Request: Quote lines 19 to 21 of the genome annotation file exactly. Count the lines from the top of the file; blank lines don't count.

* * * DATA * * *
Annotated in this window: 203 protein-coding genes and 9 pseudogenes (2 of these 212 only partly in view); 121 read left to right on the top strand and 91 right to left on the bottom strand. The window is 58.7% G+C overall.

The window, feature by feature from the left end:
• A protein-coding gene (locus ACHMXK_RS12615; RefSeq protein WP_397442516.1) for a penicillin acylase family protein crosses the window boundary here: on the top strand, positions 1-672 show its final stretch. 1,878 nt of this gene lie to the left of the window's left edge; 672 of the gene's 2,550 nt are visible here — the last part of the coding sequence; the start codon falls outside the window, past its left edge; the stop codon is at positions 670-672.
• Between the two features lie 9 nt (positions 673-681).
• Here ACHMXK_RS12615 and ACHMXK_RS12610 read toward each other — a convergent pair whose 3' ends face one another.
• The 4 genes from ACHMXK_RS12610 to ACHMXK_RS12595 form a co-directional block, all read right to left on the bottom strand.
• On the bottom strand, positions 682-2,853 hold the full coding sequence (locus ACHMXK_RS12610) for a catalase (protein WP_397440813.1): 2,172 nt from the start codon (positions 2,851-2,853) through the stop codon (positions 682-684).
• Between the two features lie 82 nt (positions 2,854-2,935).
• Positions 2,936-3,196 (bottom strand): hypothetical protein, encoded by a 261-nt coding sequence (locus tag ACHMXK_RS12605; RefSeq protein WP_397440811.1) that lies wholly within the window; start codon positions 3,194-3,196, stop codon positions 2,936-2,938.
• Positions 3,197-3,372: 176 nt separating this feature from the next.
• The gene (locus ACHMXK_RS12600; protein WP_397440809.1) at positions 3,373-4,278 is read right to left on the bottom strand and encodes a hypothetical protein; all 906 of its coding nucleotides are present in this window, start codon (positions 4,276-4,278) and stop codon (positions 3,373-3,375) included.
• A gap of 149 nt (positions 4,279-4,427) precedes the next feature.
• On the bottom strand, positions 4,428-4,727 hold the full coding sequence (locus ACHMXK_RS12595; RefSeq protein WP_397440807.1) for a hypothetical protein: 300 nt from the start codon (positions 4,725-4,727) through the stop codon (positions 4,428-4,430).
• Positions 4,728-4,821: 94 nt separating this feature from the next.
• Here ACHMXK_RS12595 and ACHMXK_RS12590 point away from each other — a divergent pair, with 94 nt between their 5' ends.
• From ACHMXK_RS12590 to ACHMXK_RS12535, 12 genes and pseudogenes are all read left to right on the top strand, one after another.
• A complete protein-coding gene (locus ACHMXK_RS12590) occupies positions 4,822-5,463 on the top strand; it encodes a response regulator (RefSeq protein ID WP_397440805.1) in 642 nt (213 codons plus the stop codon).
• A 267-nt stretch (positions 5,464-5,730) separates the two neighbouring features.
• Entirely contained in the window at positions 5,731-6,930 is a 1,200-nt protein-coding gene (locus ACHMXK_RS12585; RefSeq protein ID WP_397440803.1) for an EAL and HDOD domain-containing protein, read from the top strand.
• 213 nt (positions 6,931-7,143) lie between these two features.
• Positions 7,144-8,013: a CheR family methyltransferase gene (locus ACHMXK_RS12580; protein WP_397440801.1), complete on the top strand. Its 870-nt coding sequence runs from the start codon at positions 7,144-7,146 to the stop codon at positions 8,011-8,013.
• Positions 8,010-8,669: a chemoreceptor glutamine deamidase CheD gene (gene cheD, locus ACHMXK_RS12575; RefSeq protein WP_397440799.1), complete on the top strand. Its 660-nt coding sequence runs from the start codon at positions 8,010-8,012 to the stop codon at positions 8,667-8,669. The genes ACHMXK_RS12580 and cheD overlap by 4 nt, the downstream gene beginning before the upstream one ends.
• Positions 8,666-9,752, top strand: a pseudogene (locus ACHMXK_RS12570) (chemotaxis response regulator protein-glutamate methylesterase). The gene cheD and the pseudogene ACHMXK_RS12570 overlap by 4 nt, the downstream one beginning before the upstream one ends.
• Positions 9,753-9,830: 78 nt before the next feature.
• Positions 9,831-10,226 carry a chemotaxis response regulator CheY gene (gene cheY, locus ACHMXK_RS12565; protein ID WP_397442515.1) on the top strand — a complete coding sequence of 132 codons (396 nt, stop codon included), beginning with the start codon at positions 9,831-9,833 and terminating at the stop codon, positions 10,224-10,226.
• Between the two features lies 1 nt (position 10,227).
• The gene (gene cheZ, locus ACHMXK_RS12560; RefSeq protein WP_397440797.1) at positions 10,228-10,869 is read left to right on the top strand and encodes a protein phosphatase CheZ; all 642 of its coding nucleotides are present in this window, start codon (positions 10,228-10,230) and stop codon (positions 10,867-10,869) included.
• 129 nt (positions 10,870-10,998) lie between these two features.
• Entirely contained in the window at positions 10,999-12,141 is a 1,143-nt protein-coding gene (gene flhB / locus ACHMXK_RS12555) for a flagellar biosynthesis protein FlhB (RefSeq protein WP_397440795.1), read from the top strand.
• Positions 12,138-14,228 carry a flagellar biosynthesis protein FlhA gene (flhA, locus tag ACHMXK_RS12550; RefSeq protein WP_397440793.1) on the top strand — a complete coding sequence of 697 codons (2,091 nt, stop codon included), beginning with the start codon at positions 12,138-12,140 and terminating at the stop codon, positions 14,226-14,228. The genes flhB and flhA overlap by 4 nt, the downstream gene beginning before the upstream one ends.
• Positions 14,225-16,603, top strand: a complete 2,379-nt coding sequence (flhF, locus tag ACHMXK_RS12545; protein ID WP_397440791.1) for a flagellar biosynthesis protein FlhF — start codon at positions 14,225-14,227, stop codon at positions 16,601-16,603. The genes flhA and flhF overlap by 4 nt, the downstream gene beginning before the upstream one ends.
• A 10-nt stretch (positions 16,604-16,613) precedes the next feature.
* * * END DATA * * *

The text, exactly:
• Entirely contained in the window at positions 5,731-6,930 is a 1,200-nt protein-coding gene (locus ACHMXK_RS12585; RefSeq protein ID WP_397440803.1) for an EAL and HDOD domain-containing protein, read from the top strand.
• 213 nt (positions 6,931-7,143) lie between these two features.
• Positions 7,144-8,013: a CheR family methyltransferase gene (locus ACHMXK_RS12580; protein WP_397440801.1), complete on the top strand. Its 870-nt coding sequence runs from the start codon at positions 7,144-7,146 to the stop codon at positions 8,011-8,013.